50,000 carnival fans Debate about Covid risk at Cologne Carnival celebrations

Cologne · Scores of costumed people close together - the pictures from the start of Carnival in Cologne have triggered a heated debate in view of high incidences of Covid. Opinions differ widely.

 Cologne Carnival fans party with the 2G rule in place, pictured here at Zülpicher Platz.

Cologne Carnival fans party with the 2G rule in place, pictured here at Zülpicher Platz.

Foto: dpa/Oliver Berg

Following the 11.11 Carnival celebrations in Cologne, a debate has flared up about the associated risk of infection. In particular, pictures and videos of the densely populated hotspot Zülpicher Strasse have led to critical comments on social networks. People are saying it is irresponsible to party so close together despite the high incidence of coronavirus. The chairman of the World Medical Association, Frank Ulrich Montgomery, told broadcaster RTL that he was "horrified" by the images from Carnival. His prediction: "We will pay bitterly for this in one or two weeks."

Cologne's mayor, Henriette Reker (no party affiliation), on the other hand, defended the celebrations, saying that only vaccinated and recovered people had been admitted. NRW Health Minister Karl Laumann (CDU) also made clear on Friday: "We don't want to ban Carnival." The difference from last year, he said, was that 85 percent of people over 18 were vaccinated.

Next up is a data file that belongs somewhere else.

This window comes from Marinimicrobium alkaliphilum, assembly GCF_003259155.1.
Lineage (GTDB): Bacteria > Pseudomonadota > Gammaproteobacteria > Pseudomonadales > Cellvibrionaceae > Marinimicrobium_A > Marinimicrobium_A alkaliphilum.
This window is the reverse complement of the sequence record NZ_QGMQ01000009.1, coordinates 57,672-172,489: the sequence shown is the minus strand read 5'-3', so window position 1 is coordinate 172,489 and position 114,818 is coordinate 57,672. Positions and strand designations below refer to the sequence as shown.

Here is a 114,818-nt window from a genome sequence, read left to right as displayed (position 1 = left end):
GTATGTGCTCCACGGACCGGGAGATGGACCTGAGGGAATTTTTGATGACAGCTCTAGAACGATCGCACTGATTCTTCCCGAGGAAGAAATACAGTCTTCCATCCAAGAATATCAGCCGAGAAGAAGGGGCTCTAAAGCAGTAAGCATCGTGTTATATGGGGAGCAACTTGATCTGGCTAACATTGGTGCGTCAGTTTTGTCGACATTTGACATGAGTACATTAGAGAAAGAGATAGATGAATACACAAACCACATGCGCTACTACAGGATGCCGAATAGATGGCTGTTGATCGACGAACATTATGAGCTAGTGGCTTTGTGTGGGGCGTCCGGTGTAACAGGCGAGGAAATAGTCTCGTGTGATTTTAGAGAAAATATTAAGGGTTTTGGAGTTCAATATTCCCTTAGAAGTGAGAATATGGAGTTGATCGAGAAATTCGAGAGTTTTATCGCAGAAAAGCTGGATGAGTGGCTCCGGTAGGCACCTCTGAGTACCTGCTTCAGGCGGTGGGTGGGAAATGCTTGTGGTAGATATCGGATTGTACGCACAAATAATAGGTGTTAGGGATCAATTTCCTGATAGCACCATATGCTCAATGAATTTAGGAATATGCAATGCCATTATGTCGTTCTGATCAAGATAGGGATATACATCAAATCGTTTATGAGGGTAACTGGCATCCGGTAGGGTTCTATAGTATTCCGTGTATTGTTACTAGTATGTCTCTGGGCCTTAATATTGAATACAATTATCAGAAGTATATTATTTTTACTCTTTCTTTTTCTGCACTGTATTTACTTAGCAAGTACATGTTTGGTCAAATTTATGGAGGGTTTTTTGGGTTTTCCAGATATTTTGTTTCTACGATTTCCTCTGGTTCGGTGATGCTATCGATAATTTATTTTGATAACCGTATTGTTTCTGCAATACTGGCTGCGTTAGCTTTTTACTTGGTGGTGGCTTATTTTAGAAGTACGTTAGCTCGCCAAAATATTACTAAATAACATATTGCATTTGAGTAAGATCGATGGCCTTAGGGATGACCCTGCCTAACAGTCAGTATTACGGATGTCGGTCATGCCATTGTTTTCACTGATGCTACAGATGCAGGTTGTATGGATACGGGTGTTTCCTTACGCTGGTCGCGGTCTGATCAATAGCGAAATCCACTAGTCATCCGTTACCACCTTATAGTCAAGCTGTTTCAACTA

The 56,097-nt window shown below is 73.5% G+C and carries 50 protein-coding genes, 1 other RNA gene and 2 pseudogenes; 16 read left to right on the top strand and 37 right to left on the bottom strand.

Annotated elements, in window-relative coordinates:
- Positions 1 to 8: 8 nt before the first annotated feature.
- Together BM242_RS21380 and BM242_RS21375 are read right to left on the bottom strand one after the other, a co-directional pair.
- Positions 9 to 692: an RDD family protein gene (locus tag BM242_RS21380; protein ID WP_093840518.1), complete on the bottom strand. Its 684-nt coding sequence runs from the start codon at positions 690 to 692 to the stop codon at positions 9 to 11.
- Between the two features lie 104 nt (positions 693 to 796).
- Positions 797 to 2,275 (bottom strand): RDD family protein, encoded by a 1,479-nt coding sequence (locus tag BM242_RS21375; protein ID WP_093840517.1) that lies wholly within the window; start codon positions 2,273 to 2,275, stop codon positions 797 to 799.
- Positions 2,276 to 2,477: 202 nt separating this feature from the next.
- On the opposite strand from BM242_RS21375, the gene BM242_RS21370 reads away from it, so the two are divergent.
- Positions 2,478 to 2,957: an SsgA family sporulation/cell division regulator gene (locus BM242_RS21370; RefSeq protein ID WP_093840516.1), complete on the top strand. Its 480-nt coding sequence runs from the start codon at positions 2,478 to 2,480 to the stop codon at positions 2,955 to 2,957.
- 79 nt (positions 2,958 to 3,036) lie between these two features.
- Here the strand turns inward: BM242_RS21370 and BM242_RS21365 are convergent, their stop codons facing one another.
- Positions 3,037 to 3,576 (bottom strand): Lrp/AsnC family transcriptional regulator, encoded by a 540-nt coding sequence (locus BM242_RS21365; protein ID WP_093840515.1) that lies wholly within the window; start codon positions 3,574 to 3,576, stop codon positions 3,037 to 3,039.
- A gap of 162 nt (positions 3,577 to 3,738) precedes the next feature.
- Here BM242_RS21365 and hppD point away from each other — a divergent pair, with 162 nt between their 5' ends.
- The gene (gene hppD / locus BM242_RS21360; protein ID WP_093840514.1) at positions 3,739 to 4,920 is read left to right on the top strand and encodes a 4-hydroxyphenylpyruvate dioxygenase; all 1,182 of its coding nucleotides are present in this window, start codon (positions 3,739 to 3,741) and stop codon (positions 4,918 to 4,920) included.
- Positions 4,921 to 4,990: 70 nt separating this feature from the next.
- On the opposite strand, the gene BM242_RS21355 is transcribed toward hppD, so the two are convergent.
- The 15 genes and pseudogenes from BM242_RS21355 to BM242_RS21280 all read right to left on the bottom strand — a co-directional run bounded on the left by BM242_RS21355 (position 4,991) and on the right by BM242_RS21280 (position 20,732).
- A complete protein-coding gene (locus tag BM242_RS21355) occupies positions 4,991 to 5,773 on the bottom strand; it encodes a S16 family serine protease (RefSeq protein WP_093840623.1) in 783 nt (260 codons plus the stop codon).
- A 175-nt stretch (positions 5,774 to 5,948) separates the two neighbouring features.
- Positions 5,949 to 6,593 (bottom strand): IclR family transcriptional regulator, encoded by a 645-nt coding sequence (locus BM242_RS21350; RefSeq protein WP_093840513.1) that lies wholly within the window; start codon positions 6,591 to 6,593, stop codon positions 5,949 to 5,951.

The city of Cologne pointed out that throughout Thursday, a total of an estimated 50,000 people had gathered in the cordoned-off zones of the Old Town and the Zülpicher Strasse celebration area. This included the outdoor areas and the gastronomy in the zones, a spokesman for the city said. "This is a Rheinenergiestadion," he explained, referring to the capacity of Cologne's soccer stadium. "Rheinenergiestadion is 2G (vaccinated or recovered), and we also had 2G.”

Cologne Carnival President Christoph Kuckelkorn offered a positive assessment. "For the people of Cologne, Carnival is firmly a part of life and the need for it was great," he said. "That's why we have to organize a day like 11.11 as well as possible, because otherwise there is a risk of escalation. I think we largely succeeded in doing that.”

Cologne restaurateur Tobias Mintert, on the other hand, criticized on Facebook that the city had not had a clear concept. The test capacities in Cologne should have been ramped up once again. "On 10.11. and 11.11. offer tests for all," suggested Mintert. "Whether vaccinated or recovered doesn't matter there. You could have put a plastic wrist band on people who got a negative test result. That wristband would have allowed access to all bars and significantly reduced the risk.”

(Orig. text: dpa / Translation: ck)

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